Florida Scrub-Jay in flightPhoto by: Jessie Dickson

Gene Fly — How Lake Wales Ridge Scrub-Jays are Connected

Authors: Tori Bakley & Sahas Barve

One morning last July, Dr. Sahas Barve, the John W. Fitzpatric Director of Avian Ecology at Archbold Biological Station, received several excited text messages from Kelly Roberts, an Archbold Avian Ecology Research Assistant. They read, “WW-XH from ‘BNCH’ territory lives at Lake Placid Scrub now! Good to see him again!” Kelly was conducting Florida Scrub-Jay surveys in a tract of oak-scrub managed by the Florida Fish and Wildlife Conservation Commission (FWC). This male scrub-jay, identified by the unique combination of colored leg bands (two white bands on the right, and a metal and hot pink band on the left), was born at Archbold Biological Station in 2019. After staying with his family for three years, he had now moved two miles, across Highway 70, to settle in a new patch of scrub and start his own family!

Two miles is far for a Florida Scrub-Jay! Florida Scrub-Jays are adapted to fly slow and low as they forage for insects, lizards, and acorns in the compact Florida oak-scrub. Their short, rounded wings are, however, not well-suited for long flights. Contrast this with the wings of swifts and swallows which are long, narrow, and pointed, allowing these birds to stay on the wing for days at a time! Short wings and specific habitat preferences have led the jays to be hesitant to fly across large habitat gaps such as pastures or busy highways. This is especially true if they don’t know of, or can’t see, suitable habitat on the other side. In biological terms, Florida Scrub-Jays have low dispersal ability.

The low dispersal ability of Florida Scrub-Jays means that individuals rarely move between habitat patches that are separated by just a few miles. If jays don’t move between populations, it reduces gene flow, increases the relatedness between individuals in a population, and leads to increased inbreeding, a situation that is bad for the long-term viability of the population. Kelly’s observation of WW-XH at Lake Placid Scrub was hence a significant one! This brave male had left his home territory, likely flown through an orange grove and across a busy highway to get to his current location. This is encouraging evidence that Archbold and Lake Placid Scrub are still connected with successful Florida Scrub-Jay gene flow between them! Yet how often do jays make such big movements across habitat gaps?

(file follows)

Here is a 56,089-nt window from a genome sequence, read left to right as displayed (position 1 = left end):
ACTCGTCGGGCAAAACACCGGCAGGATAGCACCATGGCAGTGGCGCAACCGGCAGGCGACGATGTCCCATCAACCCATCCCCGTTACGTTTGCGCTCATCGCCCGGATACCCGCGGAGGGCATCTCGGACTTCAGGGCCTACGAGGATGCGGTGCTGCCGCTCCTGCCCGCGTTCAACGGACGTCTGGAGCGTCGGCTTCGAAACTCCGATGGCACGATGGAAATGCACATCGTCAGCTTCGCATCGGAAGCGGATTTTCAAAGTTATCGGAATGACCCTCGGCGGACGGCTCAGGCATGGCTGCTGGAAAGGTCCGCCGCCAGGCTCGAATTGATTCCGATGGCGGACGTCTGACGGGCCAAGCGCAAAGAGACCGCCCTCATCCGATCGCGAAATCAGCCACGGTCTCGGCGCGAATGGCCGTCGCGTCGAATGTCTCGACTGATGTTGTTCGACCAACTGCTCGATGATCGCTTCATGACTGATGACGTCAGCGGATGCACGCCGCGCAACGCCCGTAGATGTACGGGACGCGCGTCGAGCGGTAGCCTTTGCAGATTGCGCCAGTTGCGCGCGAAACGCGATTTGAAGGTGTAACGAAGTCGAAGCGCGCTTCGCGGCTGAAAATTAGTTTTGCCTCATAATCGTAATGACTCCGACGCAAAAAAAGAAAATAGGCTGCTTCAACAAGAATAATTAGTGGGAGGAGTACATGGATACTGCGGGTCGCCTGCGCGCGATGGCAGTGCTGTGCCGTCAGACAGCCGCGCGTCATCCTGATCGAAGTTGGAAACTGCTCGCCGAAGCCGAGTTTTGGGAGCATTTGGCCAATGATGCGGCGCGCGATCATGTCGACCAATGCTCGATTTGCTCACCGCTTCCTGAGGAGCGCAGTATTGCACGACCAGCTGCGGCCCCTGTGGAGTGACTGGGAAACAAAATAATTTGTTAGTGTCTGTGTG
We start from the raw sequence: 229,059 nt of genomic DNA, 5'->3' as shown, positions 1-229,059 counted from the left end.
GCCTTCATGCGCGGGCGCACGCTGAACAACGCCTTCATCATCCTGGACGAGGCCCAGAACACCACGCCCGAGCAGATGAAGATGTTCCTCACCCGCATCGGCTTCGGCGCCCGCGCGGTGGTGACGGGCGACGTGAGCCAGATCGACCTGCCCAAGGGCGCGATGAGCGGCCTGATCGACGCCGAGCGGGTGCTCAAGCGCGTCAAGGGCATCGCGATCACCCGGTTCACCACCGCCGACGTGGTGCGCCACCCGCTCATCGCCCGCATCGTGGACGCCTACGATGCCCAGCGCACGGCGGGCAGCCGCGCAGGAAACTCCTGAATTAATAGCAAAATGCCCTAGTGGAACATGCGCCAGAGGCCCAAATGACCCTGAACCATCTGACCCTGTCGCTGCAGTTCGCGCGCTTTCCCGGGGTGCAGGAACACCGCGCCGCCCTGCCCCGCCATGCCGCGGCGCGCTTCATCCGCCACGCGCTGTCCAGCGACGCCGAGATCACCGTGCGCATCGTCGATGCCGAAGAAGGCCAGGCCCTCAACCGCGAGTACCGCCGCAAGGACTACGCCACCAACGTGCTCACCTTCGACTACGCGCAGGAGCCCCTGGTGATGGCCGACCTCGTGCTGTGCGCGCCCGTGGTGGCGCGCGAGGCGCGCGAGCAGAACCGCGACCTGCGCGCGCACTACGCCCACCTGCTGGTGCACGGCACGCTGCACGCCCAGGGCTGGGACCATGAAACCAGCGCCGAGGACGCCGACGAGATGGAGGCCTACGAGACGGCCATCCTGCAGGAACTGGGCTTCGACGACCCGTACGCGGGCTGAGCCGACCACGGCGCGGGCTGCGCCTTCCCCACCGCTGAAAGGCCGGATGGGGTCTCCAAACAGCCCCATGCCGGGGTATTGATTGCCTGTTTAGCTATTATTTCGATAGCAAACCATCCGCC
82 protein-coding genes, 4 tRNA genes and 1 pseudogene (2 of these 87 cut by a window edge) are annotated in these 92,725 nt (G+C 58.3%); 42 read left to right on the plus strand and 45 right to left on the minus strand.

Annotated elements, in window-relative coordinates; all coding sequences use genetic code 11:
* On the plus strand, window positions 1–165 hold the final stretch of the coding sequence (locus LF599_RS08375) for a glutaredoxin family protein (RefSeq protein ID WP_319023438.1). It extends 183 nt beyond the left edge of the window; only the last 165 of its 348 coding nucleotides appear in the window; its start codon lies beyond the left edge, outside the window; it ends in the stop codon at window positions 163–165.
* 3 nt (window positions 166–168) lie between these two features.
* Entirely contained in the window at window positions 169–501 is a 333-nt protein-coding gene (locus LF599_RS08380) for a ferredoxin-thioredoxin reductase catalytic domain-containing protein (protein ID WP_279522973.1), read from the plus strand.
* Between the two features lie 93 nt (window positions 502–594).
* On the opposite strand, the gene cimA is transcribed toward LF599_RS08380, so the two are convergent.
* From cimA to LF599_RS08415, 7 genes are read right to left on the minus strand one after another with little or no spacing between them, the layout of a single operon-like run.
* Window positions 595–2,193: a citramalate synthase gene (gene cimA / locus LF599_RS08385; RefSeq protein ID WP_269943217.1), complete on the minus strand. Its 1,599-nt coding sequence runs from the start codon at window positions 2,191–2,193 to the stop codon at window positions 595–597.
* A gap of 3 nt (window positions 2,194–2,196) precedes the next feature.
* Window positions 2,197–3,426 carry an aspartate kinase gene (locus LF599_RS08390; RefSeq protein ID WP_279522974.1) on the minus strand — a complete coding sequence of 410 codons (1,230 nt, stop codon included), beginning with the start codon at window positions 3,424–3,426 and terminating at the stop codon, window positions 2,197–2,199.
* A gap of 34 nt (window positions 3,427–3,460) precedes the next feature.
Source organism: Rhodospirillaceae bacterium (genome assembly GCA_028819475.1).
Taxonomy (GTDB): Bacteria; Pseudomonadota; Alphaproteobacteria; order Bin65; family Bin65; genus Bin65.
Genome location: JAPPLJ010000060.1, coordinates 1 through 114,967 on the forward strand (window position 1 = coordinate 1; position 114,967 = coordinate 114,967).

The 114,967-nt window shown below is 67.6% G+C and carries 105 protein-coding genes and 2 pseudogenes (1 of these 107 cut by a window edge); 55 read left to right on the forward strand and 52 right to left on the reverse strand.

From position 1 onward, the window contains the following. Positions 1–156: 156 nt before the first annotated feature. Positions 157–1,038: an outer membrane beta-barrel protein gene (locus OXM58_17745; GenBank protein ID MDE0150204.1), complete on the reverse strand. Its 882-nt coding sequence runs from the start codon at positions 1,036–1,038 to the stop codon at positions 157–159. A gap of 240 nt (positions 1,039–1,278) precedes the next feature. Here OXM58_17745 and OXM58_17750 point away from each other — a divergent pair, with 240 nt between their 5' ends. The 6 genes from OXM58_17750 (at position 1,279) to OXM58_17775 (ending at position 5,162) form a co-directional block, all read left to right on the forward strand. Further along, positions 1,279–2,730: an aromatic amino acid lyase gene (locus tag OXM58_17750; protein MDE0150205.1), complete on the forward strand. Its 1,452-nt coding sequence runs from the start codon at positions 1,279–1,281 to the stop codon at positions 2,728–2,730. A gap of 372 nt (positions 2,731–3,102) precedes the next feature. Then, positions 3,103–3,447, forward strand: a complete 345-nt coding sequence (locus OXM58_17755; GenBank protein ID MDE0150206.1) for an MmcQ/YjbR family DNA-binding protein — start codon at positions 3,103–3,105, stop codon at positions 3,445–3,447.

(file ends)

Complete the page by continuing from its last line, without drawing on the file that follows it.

<-Caption: A Florida Scrub-Jay mid-flight showing their typical short rounded wings built for a life navigating the dense oak scrub understory. Photo by Jessie Dickson.

For the past 29 years, Archbold scientists have been studying Florida Scrub-Jays at numerous sites across the Lake Wales Ridge. From Avon Park Air Force Range in the north, to FWC’s Gould Road tract in the south. Just like at Archbold, researchers at these sites put color bands on the jays and monitor individuals across years. Sometimes, a bird banded in one place shows up in another— this is exciting news for bird biologists! By tracing where a bird came from, one can study the intervening habitat and deduce which habitat types are porous to Florida Scrub-Jay movement. We can then use this information to identify habitats that may support gene flow and inform land management and Florida Scrub-Jay conservation.

YRXPhoto by: Tori Bakley

Caption: Bird biologists use unique color-band combinations to identify individual birds. This one is YRX-, Yellow-Red-Metal in the right, nothing in the left. Photo by Tori Bakley.